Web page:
Summary of Streetlights and Shadows

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Rating

8 Overall

8 Importance

8 Innovation

8 Style


Recommendation

In 1998, Gary Klein gave readers Sources of Power, a thoughtful, innovative consideration of how to make decisions in complex situations. Here, he returns to the same subject in even greater depth. Klein has spent decades studying and interviewing people, such as firefighters, soldiers and pilots, who make decisions in complicated, shifting, high-stakes circumstances. He discusses what most people believe about making decisions, and shows how they err...some of the time. In ambiguous, unknown settings or under complex conditions, people tend to simplify until their beliefs become dangerous. This entertaining book grapples with many of life’s more challenging situations. As a result, getAbstract recommends Klein’s insights to leaders, trainers and anyone who must make more effective decisions in crises.

In this summary, you will learn

  • What many people believe about making decisions,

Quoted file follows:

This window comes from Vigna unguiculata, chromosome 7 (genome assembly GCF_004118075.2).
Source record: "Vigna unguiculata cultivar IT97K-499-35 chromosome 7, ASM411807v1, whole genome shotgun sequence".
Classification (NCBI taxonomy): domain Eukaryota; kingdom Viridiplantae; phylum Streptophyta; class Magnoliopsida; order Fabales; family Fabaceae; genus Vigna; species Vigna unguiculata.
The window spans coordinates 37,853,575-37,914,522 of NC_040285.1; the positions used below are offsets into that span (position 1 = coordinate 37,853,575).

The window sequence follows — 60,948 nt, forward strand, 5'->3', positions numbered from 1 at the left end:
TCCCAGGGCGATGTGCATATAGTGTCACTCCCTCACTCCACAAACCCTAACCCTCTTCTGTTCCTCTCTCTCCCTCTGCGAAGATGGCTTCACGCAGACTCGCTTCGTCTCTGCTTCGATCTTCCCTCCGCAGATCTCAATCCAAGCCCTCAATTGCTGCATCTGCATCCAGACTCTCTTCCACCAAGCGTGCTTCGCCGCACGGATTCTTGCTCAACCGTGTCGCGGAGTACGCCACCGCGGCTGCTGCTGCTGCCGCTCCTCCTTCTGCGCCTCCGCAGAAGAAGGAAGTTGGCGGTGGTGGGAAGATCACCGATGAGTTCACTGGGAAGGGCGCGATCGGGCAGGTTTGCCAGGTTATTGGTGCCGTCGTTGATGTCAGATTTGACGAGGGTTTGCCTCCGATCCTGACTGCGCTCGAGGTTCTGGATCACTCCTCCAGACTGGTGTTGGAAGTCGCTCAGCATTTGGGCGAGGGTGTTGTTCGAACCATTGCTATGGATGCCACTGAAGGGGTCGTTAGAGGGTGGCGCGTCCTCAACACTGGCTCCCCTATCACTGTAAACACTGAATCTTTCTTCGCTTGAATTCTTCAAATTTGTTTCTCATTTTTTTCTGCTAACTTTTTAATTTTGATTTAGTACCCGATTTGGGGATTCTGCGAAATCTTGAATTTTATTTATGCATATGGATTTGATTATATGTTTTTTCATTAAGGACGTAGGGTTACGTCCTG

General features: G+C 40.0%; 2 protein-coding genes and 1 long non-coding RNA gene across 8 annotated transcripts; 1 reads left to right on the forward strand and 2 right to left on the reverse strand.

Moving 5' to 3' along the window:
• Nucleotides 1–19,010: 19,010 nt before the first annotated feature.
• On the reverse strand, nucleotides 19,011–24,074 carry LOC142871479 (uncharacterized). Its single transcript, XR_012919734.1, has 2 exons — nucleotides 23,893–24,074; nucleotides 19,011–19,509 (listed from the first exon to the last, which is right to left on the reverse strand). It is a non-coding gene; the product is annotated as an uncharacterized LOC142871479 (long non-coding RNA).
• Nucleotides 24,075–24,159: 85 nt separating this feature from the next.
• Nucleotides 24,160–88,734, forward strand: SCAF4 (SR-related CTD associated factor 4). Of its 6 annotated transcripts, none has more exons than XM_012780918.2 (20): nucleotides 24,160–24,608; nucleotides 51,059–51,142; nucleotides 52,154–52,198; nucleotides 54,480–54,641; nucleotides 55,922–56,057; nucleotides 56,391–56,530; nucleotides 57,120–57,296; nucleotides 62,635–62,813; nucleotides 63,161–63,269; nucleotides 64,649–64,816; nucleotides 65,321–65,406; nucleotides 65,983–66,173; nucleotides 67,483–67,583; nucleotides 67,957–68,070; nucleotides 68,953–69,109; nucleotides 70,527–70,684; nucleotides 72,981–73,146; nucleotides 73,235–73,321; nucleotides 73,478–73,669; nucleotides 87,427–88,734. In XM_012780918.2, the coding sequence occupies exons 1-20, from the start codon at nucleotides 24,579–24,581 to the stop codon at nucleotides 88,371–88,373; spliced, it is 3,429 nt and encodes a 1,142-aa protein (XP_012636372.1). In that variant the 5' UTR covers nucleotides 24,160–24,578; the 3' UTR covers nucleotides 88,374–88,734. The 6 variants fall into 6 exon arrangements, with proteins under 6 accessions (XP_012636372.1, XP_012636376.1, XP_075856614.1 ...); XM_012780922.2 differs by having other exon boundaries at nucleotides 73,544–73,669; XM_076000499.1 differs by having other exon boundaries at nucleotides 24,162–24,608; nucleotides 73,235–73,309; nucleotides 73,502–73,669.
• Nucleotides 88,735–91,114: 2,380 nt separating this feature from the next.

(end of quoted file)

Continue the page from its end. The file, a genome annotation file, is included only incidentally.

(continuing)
• How experts make decisions in complex situations and
  • How to make better decisions.
 

About the Author

Research psychologist Gary Klein, author of Sources of Power, is a senior scientist at Applied Research Associates.

 

Summary

Common Beliefs About Decisions

The human eye sees in light and shadow, but uses different systems for daylight and darkness. In daytime, “cone cells” take in a lot of light, and you see the world in detail. When night falls, “rod cells,” which are more sensitive to faint light but poor at picking up details, take over. You need both systems to see well. Vision functions as an analogy for decision making. Approach decision making one way when the situation is well-known and clearly defined, and another way in unknown or ambiguous circumstances.

Most common beliefs about decision making work in “bright and clear conditions.” People don’t know how to respond to more opaque situations, and most guidelines interfere with complex problem solving. Familiar rules of thumb don’t apply; an emphasis on directives and formal procedures can be limiting or even dangerous. A majority of the leaders and professionals surveyed supported the following incorrect beliefs about making decisions:

  • If you teach people a specific procedure, they perform assigned tasks better – Routine tasks evolve over time, but published procedures usually stay frozen. Procedures are abstract...

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